EIO Redesign

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Revision as of 01:00, 9 February 2011 by Kevin Reid (Talk)
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As the only implementor of EIO, Kevin Reid feels that the original EIO design is too heavyweight; it effectively requires input streams to have buffers and an elaborate queueing mechanism, and does not map well to POSIX IO operations, thus creating inefficiency and discouraging compositional programming.

XXX Explain whch API variant the last kEIO implements.

E-on-CL currently implements version 2.


Redesign goals

  • A stream should be able to wrap a POSIX file descriptor without hiding too much of the functionality. In particular, it should be possible to implement, for example, a console-IO process, which must not read from stdin until it actually wants user input (or be suspended if it is a background process).
  • It should be possible to write interesting and lightweight wrappers around stream objects.
  • It should be possible to interconvert between sequences and streams readily.
    • Furthermore, given that we can convert a sequence to an input stream, streams solve another design issue: parallel iteration. Currently, there is no way to iterate over multiple collections in parallel without explicit indexing (because iterate/1 is internal iteration); whereas a group of stream objects can easily be read in parallel.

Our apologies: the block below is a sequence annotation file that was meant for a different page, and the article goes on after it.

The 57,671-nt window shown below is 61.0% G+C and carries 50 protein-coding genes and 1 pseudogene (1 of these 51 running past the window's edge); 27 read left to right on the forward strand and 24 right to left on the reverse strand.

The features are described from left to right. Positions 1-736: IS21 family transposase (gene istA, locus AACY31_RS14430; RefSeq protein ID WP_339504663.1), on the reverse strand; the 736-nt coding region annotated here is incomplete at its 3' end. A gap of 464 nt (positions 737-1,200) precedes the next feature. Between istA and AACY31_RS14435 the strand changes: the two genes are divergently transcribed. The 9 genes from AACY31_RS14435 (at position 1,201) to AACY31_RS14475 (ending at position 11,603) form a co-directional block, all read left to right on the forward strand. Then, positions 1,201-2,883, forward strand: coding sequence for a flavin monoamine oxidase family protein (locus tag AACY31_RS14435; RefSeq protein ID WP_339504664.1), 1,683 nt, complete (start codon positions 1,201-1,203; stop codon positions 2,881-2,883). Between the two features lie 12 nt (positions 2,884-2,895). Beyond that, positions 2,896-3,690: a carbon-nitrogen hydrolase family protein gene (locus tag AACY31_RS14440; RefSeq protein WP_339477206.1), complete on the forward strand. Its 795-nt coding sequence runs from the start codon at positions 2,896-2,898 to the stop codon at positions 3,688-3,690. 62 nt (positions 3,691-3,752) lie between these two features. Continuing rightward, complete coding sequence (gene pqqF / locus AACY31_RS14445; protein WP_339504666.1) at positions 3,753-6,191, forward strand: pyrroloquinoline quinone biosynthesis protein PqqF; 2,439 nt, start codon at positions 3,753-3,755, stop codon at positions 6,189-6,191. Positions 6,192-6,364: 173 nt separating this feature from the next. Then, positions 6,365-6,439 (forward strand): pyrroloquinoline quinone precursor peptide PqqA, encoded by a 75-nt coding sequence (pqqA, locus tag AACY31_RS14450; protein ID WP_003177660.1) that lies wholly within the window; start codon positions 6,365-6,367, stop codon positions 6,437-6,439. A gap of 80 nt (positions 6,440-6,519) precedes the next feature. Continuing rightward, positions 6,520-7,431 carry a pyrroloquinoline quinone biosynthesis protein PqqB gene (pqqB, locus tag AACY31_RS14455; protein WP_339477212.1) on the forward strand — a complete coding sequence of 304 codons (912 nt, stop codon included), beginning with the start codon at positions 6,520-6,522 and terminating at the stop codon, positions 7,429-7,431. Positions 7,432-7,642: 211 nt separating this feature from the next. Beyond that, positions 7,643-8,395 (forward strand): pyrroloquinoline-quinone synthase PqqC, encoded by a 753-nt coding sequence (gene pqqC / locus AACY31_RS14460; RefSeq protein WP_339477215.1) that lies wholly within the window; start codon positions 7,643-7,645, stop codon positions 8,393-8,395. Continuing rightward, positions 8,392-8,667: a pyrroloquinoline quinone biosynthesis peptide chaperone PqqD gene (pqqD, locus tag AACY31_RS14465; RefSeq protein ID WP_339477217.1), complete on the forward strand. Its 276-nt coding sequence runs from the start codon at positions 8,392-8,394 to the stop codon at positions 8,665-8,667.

• Doing this introduces another requirement: It should be possible to iterate over a map, and obtain the key-value pairs.

Version 1

This version focused on eliminating complexity which made EIO difficult to implement; for example, available() on InStream as noted.

[My old notes. File date was 2007-03-28.]

Simplified EIO

Stream[Element] {
  to close() :???
  to fail(_ :Broken) :???

  /** See InStream and OutStream for the specific meanings of this message. */
  to available() :IOCount

  /** A promise for the number of elements that may be read or written before the stream becomes closed, or ALL if there is no such limit. Zero if and only if the stream is closed. */
  to remaining() :vow[IOCount]

  to getElementType() :Is[Element]

InStream[Element] extends Stream[Element] {
  /** The number of elements which are known to be immediately readable. */
  to available() :IOCount

  to whenAvailable(_ :Thunk) # no count
  /** Always immediate. In the event that an external IO stream is forced to return less than the maximum, it will not return any more elements until the next turn. */
  to read(max :IOCount) :List[Element]
  to skip(min :IOCount, max :IOCount) :void
  # to copy(min :IOCount, max :IOCount, destination :OutStream[Element]) :void
  ... extra methods ...

2007 note: removed minimum argument to read() as I can't see anything it's good for

Supporting available() 
  - obligates all InStreams to read eagerly, or defer reporting availability until a whenAvailable has supplied a specific count;
  - makes it difficult to support wrapper streams which promptly update their own availability;
therefore it has been removed.